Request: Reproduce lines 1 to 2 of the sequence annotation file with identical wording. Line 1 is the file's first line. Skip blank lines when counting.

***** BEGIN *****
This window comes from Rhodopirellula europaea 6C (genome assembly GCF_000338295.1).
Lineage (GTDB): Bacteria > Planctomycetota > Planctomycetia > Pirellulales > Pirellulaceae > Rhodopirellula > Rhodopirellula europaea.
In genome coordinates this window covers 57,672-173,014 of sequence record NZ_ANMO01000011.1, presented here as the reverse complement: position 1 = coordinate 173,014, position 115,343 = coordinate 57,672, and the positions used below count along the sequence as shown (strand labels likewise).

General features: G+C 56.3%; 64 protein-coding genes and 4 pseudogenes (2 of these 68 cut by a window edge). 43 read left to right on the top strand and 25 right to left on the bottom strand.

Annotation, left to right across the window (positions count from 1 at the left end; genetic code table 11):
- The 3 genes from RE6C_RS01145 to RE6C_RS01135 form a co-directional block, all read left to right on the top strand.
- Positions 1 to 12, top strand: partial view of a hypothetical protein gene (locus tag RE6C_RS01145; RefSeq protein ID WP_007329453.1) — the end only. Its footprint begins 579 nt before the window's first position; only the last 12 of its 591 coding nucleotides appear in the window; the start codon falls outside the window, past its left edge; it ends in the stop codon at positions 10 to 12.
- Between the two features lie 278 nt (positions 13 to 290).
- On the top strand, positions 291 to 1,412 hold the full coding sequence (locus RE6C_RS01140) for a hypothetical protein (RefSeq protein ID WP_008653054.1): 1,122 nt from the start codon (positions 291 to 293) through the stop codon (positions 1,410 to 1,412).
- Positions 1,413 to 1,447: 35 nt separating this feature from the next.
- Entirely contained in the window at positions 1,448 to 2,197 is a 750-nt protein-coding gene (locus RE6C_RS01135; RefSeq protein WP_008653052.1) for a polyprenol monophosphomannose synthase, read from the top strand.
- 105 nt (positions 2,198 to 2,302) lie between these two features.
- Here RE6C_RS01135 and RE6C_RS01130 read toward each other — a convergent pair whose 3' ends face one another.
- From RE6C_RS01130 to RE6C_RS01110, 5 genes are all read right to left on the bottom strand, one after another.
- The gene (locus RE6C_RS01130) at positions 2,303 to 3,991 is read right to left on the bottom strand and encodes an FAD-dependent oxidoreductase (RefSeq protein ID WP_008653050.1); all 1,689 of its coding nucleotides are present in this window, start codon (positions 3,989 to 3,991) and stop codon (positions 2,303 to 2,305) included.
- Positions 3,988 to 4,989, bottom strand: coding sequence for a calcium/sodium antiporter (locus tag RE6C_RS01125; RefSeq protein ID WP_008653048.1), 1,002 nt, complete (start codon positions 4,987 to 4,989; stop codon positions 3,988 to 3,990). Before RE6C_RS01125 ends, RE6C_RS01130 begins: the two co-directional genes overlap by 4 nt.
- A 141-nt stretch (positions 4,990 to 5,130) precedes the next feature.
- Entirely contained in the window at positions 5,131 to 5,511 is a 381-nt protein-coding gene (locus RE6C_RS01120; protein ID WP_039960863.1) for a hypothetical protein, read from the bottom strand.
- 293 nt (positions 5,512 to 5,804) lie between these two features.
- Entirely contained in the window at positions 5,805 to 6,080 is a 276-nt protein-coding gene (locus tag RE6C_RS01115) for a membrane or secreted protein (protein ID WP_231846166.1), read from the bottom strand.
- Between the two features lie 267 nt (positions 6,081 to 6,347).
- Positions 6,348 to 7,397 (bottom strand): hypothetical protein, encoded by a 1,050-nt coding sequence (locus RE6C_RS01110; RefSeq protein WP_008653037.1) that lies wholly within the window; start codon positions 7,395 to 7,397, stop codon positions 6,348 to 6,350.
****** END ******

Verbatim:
This window comes from Rhodopirellula europaea 6C (genome assembly GCF_000338295.1).
Lineage (GTDB): Bacteria > Planctomycetota > Planctomycetia > Pirellulales > Pirellulaceae > Rhodopirellula > Rhodopirellula europaea.